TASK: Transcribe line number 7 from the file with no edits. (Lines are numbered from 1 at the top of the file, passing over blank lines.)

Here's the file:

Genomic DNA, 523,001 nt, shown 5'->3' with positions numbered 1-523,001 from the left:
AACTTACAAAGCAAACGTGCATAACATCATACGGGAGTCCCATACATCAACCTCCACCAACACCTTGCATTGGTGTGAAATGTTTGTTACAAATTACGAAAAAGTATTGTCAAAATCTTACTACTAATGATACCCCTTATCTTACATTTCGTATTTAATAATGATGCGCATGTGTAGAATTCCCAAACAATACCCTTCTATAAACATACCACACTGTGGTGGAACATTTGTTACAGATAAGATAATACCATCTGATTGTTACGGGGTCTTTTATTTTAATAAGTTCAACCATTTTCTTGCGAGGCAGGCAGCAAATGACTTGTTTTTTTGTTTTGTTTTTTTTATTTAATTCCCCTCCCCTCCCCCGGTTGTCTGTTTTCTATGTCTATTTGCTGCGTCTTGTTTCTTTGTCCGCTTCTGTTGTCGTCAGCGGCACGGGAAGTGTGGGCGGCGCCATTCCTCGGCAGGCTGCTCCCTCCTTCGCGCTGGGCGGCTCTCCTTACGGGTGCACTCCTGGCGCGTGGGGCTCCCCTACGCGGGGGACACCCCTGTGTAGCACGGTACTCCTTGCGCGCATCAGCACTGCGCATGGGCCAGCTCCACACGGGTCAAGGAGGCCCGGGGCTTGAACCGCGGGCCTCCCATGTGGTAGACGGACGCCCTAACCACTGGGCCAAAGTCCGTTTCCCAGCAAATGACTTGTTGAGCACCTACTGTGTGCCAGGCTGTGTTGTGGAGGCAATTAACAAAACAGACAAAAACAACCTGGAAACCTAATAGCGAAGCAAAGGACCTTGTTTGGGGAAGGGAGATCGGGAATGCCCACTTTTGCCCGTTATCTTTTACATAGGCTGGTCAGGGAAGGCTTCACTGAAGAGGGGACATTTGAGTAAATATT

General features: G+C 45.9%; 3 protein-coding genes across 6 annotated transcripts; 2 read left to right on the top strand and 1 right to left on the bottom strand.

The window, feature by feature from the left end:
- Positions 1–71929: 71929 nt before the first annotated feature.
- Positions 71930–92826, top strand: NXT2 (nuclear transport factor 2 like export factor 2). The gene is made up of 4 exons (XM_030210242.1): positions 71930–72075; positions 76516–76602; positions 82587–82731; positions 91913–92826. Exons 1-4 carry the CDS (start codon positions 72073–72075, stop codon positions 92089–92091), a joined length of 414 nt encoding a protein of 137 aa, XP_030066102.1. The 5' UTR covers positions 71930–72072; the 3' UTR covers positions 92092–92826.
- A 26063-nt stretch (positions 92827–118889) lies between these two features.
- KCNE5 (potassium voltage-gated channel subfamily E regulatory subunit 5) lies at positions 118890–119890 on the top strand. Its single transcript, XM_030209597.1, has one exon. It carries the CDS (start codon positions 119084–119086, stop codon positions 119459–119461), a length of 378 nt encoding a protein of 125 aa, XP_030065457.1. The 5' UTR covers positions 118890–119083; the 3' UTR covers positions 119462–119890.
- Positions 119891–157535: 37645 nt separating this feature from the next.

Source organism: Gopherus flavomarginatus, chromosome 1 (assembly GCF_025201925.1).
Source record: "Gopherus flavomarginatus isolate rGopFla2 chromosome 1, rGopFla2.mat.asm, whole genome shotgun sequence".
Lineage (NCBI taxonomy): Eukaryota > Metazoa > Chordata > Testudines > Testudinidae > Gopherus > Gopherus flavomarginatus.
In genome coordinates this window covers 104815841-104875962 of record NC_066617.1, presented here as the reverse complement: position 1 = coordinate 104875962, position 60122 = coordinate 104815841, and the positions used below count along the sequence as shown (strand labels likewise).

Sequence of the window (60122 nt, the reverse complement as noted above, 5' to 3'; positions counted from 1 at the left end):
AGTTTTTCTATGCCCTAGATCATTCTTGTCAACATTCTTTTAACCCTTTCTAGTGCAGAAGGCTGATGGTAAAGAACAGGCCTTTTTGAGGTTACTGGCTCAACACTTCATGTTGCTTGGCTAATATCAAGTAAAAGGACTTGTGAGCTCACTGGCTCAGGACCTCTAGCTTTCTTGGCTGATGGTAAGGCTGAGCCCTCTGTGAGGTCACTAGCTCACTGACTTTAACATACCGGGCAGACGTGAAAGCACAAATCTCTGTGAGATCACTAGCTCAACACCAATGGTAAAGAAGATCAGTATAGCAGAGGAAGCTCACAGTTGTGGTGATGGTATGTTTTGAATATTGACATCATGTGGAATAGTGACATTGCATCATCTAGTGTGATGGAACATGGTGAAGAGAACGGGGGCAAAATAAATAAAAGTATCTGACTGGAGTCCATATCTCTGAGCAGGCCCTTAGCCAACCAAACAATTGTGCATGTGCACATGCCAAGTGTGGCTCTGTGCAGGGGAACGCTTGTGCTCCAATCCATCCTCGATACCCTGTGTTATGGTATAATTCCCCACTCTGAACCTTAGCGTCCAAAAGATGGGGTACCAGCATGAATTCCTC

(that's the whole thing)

- A 26063-nt stretch (positions 92827–118889) lies between these two features.